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During voir dire, the prosecutor asked whether any member of the jury panel had had a particularly pleasant or unpleasant experience with a police officer that stood out in the juror's mind. Juror No. 10 responded that he had once been stopped by police officers in Denver as he was walking to his car with a friend after leaving a club. The officers told them they had been stopped because they matched the descriptions of two individuals who had just committed a robbery, one of whom was African-American and one of whom was "Mexican." The stop lasted only about two minutes, and Juror No. 10 stated that he did not think the experience would affect his ability to be impartial. When the prosecutor exercised one of his peremptory challenges against Juror No. 10, defense counsel objected to the challenge as impermissibly based on race because Juror No. 10 was the only African-American juror on the panel. Based on its conclusion that a single challenge cannot constitute a pattern of discrimination, the trial court ruled that the prosecutor's challenge was permissible.

Following trial, a jury found Rhodes guilty as charged. Based on his prior convictions, including several in California, Rhodes had an offender score of 10. The trial court imposed a sentence within the standard range. This appeal followed.

Exercise of Peremptory Challenge

[1] The equal protection clause prohibits a prosecutor from using the State's peremptory challenges to exclude otherwise qualified and unbiased persons from a jury solely on the basis of race. State v. Sanchez, 72 Wn. App. 821, 825, 867 P.2d 638 (1994) (citing Batson v. Kentucky, 476 U.S. 79, 106 S. Ct. 1712, 90 L. Ed. 2d 69 (1986)). Racebased peremptory challenges violate both a defendant's equal protection right not to have members of his or her own race excluded from the jury on account of race and the equal protection rights of the excluded jurors who are denied a significant opportunity to participate in civic life.

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State v. Burch, 65 Wn. App. 828, 834, 830 P.2d 357 (1992) (citing Batson, 476 U.S. at 86; Powers v. Ohio, 499 U.S. 400, 111 S. Ct. 1364, 1370, 113 L. Ed. 2d 411, 423-24 (1991)).

The defendant has the initial burden of establishing a prima facie case of purposeful discrimination in the selection of the jury. Purkett v. Elem, 514 U.S. 765, 115 S. Ct. 1769, 1770, 131 L. Ed. 2d 834 (1995). First, the defendant must show the peremptory challenge was exercised against a member of a constitutionally cognizable racial group. Burch, 65 Wn. App. at 840 (citing Batson, 476 U.S. at 96). Second, the defendant must show that this fact, taken together with "other relevant circumstances," raises an inference that the prosecutor's challenge was based on the status of the venire-person as a member of that group. Burch, 65 Wn. App. at 840. Relevant circumstances may include a pattern of strikes against members of a particular racial group or the particular questions asked by the prosecutor during voir dire. Burch, 65 Wn. App. at 840.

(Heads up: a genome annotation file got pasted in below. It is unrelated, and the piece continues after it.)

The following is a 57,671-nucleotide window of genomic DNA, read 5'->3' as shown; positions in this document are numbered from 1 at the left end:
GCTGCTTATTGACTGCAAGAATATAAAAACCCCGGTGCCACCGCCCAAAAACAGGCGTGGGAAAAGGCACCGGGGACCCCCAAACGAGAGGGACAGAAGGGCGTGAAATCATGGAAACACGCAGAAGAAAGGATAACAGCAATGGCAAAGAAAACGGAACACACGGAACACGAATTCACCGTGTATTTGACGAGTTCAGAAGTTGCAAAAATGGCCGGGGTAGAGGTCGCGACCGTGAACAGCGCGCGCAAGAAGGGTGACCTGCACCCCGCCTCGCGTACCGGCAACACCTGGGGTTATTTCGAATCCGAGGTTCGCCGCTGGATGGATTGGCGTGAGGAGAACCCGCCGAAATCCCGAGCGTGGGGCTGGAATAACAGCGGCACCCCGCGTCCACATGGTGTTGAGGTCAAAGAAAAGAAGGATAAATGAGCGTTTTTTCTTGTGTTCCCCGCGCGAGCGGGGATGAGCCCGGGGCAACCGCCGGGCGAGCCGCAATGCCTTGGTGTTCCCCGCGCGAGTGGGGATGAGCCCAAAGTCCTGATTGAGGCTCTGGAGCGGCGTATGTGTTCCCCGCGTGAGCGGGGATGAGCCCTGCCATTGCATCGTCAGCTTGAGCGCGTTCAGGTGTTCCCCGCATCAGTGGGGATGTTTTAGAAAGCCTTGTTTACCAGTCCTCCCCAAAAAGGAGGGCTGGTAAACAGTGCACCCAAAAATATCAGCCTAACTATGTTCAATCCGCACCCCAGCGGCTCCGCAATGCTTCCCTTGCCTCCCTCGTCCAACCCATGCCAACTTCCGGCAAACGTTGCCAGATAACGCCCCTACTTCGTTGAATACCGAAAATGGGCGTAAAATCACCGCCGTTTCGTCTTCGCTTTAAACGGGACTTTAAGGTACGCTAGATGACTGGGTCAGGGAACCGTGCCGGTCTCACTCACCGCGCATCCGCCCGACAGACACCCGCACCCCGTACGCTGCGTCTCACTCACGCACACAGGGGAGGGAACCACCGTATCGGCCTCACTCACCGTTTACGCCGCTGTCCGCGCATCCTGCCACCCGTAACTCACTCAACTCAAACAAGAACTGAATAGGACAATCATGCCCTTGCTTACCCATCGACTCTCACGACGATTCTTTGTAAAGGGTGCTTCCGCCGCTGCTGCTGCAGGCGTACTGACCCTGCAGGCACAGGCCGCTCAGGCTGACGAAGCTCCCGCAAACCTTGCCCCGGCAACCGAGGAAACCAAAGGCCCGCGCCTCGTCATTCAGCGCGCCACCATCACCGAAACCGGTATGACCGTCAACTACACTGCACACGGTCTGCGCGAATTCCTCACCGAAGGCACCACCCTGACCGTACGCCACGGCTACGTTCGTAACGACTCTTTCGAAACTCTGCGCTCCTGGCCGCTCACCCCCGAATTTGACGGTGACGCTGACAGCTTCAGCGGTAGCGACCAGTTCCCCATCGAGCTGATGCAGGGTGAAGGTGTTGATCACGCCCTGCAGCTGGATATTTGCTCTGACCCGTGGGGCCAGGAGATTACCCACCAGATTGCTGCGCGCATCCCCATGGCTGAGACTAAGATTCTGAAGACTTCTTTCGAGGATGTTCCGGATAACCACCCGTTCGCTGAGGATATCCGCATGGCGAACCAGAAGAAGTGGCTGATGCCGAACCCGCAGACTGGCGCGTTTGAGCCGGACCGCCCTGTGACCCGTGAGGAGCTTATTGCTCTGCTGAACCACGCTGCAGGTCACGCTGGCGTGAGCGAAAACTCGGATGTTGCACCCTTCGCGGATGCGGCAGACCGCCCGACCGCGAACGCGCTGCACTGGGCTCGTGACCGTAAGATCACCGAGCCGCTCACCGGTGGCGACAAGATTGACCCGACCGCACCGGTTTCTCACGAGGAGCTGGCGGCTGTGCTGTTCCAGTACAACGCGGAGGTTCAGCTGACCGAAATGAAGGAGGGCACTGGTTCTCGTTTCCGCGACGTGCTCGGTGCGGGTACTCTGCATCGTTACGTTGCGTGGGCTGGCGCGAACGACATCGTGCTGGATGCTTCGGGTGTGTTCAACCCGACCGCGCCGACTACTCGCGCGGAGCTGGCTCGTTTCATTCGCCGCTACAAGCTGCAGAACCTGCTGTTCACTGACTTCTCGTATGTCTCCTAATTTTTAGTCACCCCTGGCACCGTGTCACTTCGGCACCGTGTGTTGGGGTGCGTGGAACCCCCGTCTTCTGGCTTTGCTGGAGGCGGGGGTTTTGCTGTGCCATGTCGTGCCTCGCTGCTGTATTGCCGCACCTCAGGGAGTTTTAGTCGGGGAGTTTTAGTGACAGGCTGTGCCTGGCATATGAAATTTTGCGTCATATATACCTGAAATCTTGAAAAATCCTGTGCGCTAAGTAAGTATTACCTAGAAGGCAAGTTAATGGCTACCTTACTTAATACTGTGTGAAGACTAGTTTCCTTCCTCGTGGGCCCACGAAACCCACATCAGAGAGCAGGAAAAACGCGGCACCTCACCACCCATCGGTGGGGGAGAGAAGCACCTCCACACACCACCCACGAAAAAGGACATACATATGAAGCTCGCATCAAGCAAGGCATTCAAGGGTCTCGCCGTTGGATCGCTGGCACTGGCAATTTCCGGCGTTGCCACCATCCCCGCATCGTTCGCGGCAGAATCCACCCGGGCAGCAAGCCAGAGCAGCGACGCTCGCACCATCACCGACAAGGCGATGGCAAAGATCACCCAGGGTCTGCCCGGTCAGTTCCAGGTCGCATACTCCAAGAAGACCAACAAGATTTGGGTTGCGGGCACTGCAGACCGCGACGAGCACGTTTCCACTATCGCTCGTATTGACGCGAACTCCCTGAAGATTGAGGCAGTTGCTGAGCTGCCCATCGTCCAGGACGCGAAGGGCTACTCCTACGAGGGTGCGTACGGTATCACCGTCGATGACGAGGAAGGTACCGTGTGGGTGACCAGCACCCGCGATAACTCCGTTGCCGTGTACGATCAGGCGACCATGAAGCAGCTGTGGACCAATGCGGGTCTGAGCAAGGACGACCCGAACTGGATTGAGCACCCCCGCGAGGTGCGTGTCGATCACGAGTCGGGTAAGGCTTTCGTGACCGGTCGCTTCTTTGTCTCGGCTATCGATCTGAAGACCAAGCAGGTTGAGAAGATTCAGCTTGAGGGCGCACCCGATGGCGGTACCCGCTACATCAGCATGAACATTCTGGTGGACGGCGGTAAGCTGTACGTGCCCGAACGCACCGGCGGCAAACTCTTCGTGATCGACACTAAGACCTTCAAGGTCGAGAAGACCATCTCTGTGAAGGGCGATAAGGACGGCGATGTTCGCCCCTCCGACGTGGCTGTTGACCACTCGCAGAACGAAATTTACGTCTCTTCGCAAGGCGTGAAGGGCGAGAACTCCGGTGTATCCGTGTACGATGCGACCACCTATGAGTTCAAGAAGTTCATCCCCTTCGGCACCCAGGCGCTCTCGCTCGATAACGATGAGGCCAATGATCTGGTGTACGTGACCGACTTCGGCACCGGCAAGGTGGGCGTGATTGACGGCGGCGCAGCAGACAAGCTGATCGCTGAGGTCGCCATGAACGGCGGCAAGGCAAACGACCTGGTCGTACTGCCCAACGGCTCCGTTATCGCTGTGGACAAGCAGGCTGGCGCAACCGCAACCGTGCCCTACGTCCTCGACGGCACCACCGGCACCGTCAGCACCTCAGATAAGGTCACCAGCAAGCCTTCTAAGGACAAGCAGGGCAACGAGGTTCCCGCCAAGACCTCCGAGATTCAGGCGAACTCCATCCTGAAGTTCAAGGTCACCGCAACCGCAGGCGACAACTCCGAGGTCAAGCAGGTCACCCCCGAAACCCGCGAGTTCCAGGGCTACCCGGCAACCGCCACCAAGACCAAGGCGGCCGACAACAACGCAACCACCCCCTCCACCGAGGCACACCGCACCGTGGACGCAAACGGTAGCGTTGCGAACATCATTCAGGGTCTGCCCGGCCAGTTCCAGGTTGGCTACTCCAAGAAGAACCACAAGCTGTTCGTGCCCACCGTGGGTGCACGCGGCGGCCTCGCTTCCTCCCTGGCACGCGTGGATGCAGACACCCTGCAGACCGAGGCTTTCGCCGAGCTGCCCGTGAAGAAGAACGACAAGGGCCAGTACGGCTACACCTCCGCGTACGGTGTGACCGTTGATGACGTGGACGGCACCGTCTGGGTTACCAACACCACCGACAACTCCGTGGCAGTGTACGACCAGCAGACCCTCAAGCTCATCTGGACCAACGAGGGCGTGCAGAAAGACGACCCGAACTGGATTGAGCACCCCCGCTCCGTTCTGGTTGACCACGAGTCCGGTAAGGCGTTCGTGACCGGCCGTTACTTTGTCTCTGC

If the defendant establishes a prima facie case of purposeful discrimination, the burden shifts to the State to "'articulate a neutral explanation related to the particular case to be tried.'" Burch, 65 Wn. App. at 840 (quoting Batson, 476 U.S. at 98). See also Purkett, 115 S. Ct. at 1770. This must be more than a general denial of discriminatory intent. Burch, 65 Wn. App. at 840. Thus, in determining whether a prosecutor's explanation is based on discriminatory intent, courts consider whether the prosecutor has stated a reasonably specific basis for the challenge, such as specific responses or the demeanor of the juror during voir dire, or a particular identifiable incident in that juror's life. See Burch, 65 Wn. App. at 840.

[2] The trial court must then determine whether purposeful discrimination did in fact occur. Purkett, 115 S. Ct. at 1770-71; Burch, 65 Wn. App. at 840. Because the question whether the prosecutor's race-neutral explanation should be believed depends on an evaluation of demeanor and credibility that lies "'peculiarly within a

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trial judge's province,' " his or her determination "represents a finding of fact of the sort accorded great deference on appeal." Sanchez, 72 Wn. App. at 826 (quoting Hernandez v. New York, 500 U.S. 352, 365, 111 S. Ct. 1859, 114 L. Ed. 2d 395 (1991)). We will not disturb the trial court's determinations of whether a prima facie case has been established and whether there was a discriminatory purpose behind the State's use of its peremptory challenges unless it is clearly erroneous. State v. Wright, 78 Wn. App. 93, 99, 896 P.2d 713, review denied, 127 Wn.2d 1024 (1995); Burch, 65 Wn. App. at 840-41 (citing Hernandez, 111 S. Ct. at 1871).